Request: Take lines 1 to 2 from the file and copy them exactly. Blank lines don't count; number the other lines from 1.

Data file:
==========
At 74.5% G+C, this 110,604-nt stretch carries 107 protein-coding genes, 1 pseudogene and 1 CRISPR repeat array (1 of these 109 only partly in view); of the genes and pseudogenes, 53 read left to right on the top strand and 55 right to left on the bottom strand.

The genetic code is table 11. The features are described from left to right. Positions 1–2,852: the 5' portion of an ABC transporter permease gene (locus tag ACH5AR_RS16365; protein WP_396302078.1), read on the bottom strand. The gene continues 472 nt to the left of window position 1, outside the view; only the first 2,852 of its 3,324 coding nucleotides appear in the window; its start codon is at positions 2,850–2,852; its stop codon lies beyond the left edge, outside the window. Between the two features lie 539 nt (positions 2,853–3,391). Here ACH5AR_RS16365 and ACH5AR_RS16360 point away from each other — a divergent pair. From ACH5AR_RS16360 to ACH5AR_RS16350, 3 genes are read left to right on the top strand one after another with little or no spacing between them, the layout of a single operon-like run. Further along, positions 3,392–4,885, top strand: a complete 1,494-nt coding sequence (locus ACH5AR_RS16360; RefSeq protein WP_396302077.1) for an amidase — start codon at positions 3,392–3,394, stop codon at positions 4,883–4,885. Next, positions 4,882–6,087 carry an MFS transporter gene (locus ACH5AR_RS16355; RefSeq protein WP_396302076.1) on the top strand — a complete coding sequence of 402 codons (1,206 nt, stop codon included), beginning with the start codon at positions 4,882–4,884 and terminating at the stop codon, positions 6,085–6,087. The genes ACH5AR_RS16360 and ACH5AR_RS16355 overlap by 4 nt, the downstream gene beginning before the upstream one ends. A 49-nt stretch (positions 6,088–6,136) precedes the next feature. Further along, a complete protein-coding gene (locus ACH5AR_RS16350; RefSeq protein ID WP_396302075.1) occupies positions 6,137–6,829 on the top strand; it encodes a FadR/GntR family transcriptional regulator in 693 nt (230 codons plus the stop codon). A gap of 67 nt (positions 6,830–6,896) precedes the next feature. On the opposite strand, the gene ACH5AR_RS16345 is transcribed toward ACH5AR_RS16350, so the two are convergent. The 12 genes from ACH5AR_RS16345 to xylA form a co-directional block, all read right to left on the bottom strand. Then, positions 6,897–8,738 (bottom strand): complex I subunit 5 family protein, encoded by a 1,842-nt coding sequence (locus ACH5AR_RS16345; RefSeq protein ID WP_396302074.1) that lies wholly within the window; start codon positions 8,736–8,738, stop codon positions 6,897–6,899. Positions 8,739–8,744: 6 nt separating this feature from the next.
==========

At 74.5% G+C, this 110,604-nt stretch carries 107 protein-coding genes, 1 pseudogene and 1 CRISPR repeat array (1 of these 109 only partly in view); of the genes and pseudogenes, 53 read left to right on the top strand and 55 right to left on the bottom strand.

The genetic code is table 11. The features are described from left to right. Positions 1–2,852: the 5' portion of an ABC transporter permease gene (locus tag ACH5AR_RS16365; protein WP_396302078.1), read on the bottom strand. The gene continues 472 nt to the left of window position 1, outside the view; only the first 2,852 of its 3,324 coding nucleotides appear in the window; its start codon is at positions 2,850–2,852; its stop codon lies beyond the left edge, outside the window. Between the two features lie 539 nt (positions 2,853–3,391). Here ACH5AR_RS16365 and ACH5AR_RS16360 point away from each other — a divergent pair. From ACH5AR_RS16360 to ACH5AR_RS16350, 3 genes are read left to right on the top strand one after another with little or no spacing between them, the layout of a single operon-like run. Further along, positions 3,392–4,885, top strand: a complete 1,494-nt coding sequence (locus ACH5AR_RS16360; RefSeq protein WP_396302077.1) for an amidase — start codon at positions 3,392–3,394, stop codon at positions 4,883–4,885. Next, positions 4,882–6,087 carry an MFS transporter gene (locus ACH5AR_RS16355; RefSeq protein WP_396302076.1) on the top strand — a complete coding sequence of 402 codons (1,206 nt, stop codon included), beginning with the start codon at positions 4,882–4,884 and terminating at the stop codon, positions 6,085–6,087. The genes ACH5AR_RS16360 and ACH5AR_RS16355 overlap by 4 nt, the downstream gene beginning before the upstream one ends. A 49-nt stretch (positions 6,088–6,136) precedes the next feature. Further along, a complete protein-coding gene (locus ACH5AR_RS16350; RefSeq protein ID WP_396302075.1) occupies positions 6,137–6,829 on the top strand; it encodes a FadR/GntR family transcriptional regulator in 693 nt (230 codons plus the stop codon). A gap of 67 nt (positions 6,830–6,896) precedes the next feature. On the opposite strand, the gene ACH5AR_RS16345 is transcribed toward ACH5AR_RS16350, so the two are convergent. The 12 genes from ACH5AR_RS16345 to xylA form a co-directional block, all read right to left on the bottom strand. Then, positions 6,897–8,738 (bottom strand): complex I subunit 5 family protein, encoded by a 1,842-nt coding sequence (locus ACH5AR_RS16345; RefSeq protein ID WP_396302074.1) that lies wholly within the window; start codon positions 8,736–8,738, stop codon positions 6,897–6,899. Positions 8,739–8,744: 6 nt separating this feature from the next.